Children and Mental Health
Kitt O'Malley2015-04-29T08:37:49-07:00April 29th, 2015|Categories: Mental Health, Mental Illness|Tags: Child Mental Health, Child Psychiatry, Child Psychology|22 Comments
About the Author: Kitt O'Malley
Bipolar Writer & Mental Health Advocate
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Yes. Thank you for the work that you do in Canada on behalf of your family and others. My own son needed mental health intervention from an early age, too. I’m thankful that we had insurance to cover the help he needed. Now we are navigating the education and health care system trying to help him with other health needs.
I am a parent of a child who experiences mental health as well as other challenges. We recognized this at an early age, but navigating the systems to try and get support? Ugh.
did not give up searching for support and answers and continued to believe in our child
found some champions along the way – those people who took the time to get to know us, understand us and most importantly, believe in us.
More awareness and recognition is needed that children can and do experience mental health challenges. Thanks for this post.
Reblogged this on SURVIVORS BLOG HERE and commented:
Special Thanks to Kitt O’Malley. She does amazing work on her site. Please check out her site.
Thanks a million. You have great resources on your page.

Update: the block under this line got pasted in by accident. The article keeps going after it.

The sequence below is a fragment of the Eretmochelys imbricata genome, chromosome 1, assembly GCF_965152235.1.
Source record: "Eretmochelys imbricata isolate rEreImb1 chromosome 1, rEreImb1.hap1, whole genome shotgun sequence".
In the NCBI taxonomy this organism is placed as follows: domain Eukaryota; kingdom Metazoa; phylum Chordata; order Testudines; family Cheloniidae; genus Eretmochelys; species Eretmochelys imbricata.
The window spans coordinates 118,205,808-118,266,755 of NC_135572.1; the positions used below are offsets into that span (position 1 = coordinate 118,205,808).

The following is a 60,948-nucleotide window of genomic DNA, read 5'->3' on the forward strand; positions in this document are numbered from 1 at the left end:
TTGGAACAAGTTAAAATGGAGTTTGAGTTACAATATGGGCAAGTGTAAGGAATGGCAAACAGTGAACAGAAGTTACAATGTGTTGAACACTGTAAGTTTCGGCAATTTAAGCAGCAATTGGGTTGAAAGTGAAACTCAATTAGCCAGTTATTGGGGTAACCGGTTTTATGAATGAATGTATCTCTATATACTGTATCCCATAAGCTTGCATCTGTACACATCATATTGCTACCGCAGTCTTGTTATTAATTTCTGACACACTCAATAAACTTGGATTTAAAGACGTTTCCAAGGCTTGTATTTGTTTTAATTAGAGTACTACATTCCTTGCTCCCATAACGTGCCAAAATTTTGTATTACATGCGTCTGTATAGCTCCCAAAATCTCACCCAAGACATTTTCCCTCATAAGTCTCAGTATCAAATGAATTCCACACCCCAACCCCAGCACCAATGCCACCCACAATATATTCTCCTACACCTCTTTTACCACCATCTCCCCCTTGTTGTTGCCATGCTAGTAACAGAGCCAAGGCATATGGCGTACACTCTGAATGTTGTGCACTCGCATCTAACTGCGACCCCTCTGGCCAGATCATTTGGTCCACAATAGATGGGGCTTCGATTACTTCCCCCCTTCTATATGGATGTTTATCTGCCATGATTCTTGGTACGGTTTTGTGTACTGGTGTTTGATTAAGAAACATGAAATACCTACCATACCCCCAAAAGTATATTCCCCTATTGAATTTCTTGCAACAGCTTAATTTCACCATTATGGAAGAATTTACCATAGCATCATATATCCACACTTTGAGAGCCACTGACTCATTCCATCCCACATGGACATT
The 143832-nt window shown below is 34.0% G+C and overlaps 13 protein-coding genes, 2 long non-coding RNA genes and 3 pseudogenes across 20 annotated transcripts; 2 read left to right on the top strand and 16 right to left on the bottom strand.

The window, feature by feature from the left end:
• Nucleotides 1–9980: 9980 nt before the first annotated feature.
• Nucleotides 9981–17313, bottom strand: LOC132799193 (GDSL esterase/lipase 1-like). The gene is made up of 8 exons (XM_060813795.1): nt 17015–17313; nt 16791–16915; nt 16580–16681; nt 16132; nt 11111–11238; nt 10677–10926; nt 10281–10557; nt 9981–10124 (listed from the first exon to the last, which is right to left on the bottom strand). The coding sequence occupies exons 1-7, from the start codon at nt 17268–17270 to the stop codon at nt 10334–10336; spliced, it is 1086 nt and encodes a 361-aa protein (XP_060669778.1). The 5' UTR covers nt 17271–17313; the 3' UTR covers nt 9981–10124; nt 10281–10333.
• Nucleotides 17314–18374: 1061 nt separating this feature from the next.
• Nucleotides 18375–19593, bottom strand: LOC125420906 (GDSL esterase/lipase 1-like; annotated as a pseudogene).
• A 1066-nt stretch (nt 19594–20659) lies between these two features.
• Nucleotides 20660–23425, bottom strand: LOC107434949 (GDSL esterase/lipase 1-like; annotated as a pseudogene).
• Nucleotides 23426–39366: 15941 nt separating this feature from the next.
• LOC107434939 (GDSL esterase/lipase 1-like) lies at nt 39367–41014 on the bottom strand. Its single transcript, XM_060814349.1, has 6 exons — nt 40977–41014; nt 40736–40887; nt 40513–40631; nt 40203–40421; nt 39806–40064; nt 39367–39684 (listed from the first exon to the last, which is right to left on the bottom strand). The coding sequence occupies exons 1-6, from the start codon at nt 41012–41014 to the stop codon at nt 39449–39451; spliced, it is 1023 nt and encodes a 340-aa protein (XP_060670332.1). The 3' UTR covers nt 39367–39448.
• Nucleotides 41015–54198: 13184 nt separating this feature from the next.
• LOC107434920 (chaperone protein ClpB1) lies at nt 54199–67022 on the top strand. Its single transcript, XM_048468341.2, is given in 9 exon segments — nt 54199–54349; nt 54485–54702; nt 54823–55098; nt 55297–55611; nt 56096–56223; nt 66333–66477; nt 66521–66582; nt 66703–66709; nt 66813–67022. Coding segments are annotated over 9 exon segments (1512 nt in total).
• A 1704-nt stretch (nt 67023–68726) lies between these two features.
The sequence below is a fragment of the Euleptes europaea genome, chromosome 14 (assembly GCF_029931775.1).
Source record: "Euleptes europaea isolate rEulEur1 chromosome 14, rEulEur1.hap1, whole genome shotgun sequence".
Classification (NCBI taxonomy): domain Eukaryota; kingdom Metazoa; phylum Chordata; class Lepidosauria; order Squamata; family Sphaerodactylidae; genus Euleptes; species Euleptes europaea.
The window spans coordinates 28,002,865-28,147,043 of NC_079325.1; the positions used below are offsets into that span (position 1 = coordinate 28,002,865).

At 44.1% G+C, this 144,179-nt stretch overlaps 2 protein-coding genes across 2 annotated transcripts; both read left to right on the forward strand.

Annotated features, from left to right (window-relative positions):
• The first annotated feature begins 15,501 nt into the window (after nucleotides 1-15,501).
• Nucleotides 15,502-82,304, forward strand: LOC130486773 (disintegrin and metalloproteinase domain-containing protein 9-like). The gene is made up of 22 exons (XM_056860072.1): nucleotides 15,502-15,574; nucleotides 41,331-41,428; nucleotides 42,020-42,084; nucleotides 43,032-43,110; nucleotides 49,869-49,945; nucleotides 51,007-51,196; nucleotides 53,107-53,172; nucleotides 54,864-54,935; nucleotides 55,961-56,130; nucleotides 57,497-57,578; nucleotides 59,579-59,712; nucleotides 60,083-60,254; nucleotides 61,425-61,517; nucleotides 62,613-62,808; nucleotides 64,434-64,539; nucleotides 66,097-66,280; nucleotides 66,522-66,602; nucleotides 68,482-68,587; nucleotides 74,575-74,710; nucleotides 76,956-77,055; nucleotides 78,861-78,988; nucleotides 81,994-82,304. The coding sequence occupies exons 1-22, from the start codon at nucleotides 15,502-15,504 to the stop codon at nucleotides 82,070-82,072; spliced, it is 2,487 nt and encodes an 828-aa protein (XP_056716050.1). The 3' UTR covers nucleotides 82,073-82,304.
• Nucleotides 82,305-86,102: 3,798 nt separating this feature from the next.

Yes, of course. Thank you.
Can I reblog this post? Great resource list here. It give me a place to start.
I agree, its always more effective to have a supportive, non-judgemental approach.
I’m struggling to get my own affairs in order, but I hope I am able to help them lead better lives than my generation and the generation before me… at least in this regard.
You are addressing their needs. For that, I applaud you. Early intervention can really help, especially when it is supportive, compassionate, non-judgmental, and non-labeling.
Lived this, and living to see my own children live this.
Children: Our most valuable asset and the most neglected segment of society. Our hope for a better tomorrow hinges on our children who are ignored when they need help the most.
Reblogged this on Shedding Light on Mental Illness and commented:
Recognizing mental illness in young people is critical. The numbers just don’t lie.
Hi Kitt, i completely agree — each child being unique should be one of the main tenets of child psychiatry 🙂
I agree. We need some open-ended diagnoses for children, so that they can get the help they need without being negatively labeled. When we first took our son to a psychiatrist, we met the psychiatrist as a family for 50 minute sessions. Medication was only a component of treatment. Family support, helping us to understand and interact with our son, to realize that the parenting advice that might work with other children did not work necessarily with our son. Each child is unique. Each family is unique.
As a psychiatrist I still struggle a bit with the idea of diagnosing children as early as preschool. I agree with the importance of seeking help if needed but often question how much is environmental…sometimes once a child is diagnosed the emphasis is placed on the child being the problem (i have several adult patients who were treated as children and grow up feeling defective and at fault).
Thank you, Amy.
Thank you. Provided by TopCounselingSchools.org as a promo. Doubt their schools are top notch. Believe that they are using this as an advertising aid. But looks like good info regardless.
I like that visual aid. Very nice.
Interesting information. Worth sharing.